While “conquest” is a word I would reserve to describe the infinite killing of native wildlife for private profit, the rest rings true.
Thousands and thousands of Guardians like you have been working relentlessly for years to make public lands safer, to protect native wildlife, to better society’s relationship with wildness and nature, and to erase the paradigm of killing wildlife for fun and money.
So, join me in celebrating today’s huge milestone for wildlife and public lands, and rest assured that working together—and with your generous support—we will have more victories like this to celebrate in the near future.
The latest assessments by the IUCN highlights a broadscale decline in African elephant numbers across the continent. The number of African forest elephants fell by more than 86% over a period of 31 years, while the population of African savanna elephants decreased by at least 60% over the last 50 years, according to the assessments.
According to the Department of Wildlife and National Parks, the hunting season is scheduled to begin on April 6th in Botswana, which has the largest elephant population in the world, estimated at 130,000. One hundred hunting licenses are to be issued, including 187 that were issued during last year’s season.
Despite PresidentMokgweetsi Masisi lifting Botswana’s hunting ban last year, many animals were thankfully spared due to strict travel restrictions from COVID-19. Now that restrictions are being lifted, the government wants to resume “business as usual” to continue their cruel, archaic, and outdated industry.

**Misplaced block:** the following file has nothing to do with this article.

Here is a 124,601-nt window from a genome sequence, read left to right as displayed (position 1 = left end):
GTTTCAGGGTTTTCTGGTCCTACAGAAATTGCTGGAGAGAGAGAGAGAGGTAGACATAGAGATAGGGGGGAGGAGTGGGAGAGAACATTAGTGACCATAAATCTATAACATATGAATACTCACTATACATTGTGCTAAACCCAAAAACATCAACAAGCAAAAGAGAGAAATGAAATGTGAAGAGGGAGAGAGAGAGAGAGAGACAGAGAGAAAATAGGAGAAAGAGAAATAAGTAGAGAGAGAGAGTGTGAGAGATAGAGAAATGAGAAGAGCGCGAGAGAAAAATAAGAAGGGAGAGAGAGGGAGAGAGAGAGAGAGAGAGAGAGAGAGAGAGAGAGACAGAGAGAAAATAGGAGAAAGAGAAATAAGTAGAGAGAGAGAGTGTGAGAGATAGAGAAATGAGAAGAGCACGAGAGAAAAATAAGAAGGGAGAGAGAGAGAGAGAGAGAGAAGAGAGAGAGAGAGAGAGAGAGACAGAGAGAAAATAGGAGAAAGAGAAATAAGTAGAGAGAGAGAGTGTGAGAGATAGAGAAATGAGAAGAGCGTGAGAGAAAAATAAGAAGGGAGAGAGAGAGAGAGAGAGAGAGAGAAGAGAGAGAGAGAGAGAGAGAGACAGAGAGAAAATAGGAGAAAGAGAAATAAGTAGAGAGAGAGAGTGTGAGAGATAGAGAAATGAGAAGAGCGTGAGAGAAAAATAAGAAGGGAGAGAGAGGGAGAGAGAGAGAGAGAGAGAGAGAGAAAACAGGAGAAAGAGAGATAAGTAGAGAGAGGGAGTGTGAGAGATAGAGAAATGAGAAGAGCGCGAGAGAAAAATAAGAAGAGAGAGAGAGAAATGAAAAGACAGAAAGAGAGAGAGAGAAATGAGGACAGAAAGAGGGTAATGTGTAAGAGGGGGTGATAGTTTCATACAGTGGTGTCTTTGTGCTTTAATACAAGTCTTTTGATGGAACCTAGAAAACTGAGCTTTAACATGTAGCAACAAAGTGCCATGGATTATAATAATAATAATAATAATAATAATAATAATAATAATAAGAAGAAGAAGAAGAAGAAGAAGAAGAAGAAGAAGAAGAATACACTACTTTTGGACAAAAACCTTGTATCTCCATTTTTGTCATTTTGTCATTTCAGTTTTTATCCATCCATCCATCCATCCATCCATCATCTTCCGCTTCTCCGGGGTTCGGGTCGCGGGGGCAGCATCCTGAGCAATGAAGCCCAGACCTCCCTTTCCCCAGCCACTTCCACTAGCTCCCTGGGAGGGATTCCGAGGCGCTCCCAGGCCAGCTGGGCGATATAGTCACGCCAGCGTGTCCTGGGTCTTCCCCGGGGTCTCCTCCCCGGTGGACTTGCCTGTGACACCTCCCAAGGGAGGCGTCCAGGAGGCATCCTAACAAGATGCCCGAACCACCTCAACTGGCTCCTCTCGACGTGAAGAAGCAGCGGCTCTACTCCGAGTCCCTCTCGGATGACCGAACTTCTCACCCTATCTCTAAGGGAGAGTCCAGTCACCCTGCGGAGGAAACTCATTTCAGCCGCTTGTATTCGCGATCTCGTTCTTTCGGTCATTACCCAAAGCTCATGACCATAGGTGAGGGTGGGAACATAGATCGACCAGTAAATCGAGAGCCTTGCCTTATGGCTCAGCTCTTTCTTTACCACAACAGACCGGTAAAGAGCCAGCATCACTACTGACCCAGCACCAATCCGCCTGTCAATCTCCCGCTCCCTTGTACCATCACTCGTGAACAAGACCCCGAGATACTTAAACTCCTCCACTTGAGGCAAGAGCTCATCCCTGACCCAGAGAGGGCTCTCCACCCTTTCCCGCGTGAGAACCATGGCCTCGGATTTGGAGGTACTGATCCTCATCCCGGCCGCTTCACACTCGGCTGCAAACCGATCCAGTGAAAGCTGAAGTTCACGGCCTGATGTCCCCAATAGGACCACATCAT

In February, WANreported on the controversial auction of 170 wild elephants in Namibia, where elephant populations are estimated to be only 24,000. It is sickening that these countries continue to auction off endangered species as they inch closer to extinction. We must take action and speak out to stop these atrocities from continuing.
Please call the office of the President of Botswana to urge him to reinstate the ban on hunting at +267 365 0837 or email email@example.com
Contact the Botswana Democratic Party at+267 395 2564
Introduced by Sen. Jennifer Boysko and Delegate Kaye Kory, the new law prohibits the sale of cosmetics tested on animals after Jan. 1, 2022.
Virginia joins California, Nevada, and Illinois, while a larger effort to ban these products federally continues to gain bipartisan support. Animal testing involves cruel and inhumane procedures, such as dripping shampoo into rabbits’ eyes although the animals don’t have tear ducts to wash out the irritating product, and feeding mice enough of a cosmetic until they die to determine a “lethal dose.”